Safety Stories: The Mutual Blog

Construction is one of the most demanding occupations out there. It takes both physical and mental stamina to do the job at hand while also keep oneself and one's co-workers safe.

In many parts of the country, summer storms have hit hard this year. And while that may be good news for the greenery, it can cause unsafe conditions for those who work outdoors.

A properly installed and maintained silt fence is the most effective means for temporary sediment control while a project is under construction.

As we head into those hot, humid, hazy days of summer, it's critical for those who work outdoors to know the warning signs of heat stress and how to prevent it.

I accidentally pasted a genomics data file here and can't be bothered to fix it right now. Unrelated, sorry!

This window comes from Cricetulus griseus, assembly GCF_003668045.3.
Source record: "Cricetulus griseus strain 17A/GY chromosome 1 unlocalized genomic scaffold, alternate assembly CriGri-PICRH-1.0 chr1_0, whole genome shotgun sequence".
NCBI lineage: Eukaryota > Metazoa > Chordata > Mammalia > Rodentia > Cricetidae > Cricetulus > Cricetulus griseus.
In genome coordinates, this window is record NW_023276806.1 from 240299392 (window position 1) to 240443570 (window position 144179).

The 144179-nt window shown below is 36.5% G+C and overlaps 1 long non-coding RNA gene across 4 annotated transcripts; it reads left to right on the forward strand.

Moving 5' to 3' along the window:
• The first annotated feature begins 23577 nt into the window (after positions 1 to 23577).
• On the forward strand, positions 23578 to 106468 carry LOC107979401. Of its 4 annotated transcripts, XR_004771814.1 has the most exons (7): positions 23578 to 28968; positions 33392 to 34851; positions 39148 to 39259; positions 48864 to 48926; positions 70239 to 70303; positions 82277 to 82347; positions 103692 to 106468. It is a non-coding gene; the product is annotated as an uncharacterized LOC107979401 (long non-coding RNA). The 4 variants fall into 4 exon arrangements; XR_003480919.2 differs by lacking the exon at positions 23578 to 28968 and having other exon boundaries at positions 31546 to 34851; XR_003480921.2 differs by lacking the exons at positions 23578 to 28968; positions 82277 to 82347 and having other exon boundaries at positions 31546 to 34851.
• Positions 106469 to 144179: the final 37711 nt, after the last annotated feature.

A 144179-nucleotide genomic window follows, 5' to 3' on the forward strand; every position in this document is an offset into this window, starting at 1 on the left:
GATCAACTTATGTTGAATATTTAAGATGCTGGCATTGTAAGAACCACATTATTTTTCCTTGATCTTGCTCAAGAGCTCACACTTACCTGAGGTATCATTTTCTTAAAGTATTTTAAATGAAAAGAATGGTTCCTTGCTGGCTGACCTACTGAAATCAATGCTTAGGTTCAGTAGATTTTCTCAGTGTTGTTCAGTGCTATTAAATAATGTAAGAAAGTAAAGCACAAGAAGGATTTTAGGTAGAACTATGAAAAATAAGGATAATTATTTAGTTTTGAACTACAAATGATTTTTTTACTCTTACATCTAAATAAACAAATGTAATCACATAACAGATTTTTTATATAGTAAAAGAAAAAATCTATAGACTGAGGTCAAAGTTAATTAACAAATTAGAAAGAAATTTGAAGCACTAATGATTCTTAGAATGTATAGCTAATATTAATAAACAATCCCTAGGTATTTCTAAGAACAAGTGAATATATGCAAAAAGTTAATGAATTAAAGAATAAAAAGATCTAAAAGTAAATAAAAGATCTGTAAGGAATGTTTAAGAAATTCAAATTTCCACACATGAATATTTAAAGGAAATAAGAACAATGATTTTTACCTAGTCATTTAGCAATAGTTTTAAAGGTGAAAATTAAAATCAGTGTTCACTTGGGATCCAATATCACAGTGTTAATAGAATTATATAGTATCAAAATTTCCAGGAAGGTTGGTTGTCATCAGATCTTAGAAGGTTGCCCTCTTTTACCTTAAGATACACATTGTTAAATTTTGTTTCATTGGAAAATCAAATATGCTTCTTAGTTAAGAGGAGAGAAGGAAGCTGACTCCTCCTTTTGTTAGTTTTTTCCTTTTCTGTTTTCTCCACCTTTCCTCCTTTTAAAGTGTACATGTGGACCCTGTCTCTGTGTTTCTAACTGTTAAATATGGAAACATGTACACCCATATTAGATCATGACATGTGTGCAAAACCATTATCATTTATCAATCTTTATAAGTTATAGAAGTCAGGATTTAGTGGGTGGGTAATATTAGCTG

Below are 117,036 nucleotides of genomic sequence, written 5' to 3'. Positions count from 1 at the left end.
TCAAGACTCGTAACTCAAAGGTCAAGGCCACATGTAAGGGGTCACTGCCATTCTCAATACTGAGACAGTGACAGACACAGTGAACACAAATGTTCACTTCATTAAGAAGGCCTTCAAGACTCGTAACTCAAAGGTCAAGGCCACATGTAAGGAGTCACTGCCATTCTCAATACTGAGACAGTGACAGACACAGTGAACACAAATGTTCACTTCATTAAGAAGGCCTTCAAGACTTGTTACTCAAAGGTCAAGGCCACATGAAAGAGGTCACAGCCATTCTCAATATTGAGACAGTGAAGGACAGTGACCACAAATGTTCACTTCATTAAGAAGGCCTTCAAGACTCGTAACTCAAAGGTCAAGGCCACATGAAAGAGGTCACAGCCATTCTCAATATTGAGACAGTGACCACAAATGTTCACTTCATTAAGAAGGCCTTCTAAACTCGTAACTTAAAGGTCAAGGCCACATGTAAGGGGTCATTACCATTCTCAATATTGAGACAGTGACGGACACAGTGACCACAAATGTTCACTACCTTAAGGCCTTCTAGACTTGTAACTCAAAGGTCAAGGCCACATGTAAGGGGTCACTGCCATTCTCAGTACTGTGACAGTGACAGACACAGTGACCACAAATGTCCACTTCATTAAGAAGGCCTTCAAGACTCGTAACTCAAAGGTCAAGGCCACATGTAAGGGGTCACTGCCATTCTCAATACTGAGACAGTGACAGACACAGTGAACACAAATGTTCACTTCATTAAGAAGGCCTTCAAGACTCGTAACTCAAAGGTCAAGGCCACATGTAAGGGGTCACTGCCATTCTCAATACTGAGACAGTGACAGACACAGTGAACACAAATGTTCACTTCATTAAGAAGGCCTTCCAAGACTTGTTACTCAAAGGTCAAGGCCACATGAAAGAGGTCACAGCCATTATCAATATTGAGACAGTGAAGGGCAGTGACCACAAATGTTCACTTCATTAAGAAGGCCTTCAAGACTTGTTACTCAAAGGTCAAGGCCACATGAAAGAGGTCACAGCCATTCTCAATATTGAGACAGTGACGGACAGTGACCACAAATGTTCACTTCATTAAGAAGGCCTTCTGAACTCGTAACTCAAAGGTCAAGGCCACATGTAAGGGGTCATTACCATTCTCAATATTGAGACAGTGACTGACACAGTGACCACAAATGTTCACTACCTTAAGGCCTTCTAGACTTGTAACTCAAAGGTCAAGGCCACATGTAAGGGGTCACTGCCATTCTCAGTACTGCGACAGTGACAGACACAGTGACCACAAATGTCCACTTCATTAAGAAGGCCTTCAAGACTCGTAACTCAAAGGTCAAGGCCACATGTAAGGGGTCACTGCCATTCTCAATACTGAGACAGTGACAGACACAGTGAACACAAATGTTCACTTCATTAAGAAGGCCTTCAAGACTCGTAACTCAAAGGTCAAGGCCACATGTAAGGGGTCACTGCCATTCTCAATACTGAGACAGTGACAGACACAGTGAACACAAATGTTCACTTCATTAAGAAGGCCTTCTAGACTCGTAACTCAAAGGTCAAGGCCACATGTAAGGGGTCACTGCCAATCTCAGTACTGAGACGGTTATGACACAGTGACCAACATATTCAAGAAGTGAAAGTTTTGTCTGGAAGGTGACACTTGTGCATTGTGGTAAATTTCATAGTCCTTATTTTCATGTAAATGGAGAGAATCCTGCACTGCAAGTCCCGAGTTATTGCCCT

It takes only seconds for a sudden electric arc, flash fire, or molten metal splash to engulf a worker in searing temperatures.

Passing cars and heavy equipment present an ongoing danger on any construction site.

On a construction site, the head is one of the most vulnerable areas of the body with eyes, ears, nose, mouth, and brain all subject to injury from falling debris and other worksite hazards.

Each day approximately 2000 workers in the U.S. sustain a job-related eye injury that requires medical treatment.

Over one million workers nationwide joined OSHA's first annual National Safety Stand-Down to Prevent Falls in Construction in 2014. This year, that number is expected to triple to three million.

Road and ground markings relay crucial information to drivers, pedestrians, road repair workers and others who utilize outdoor spaces.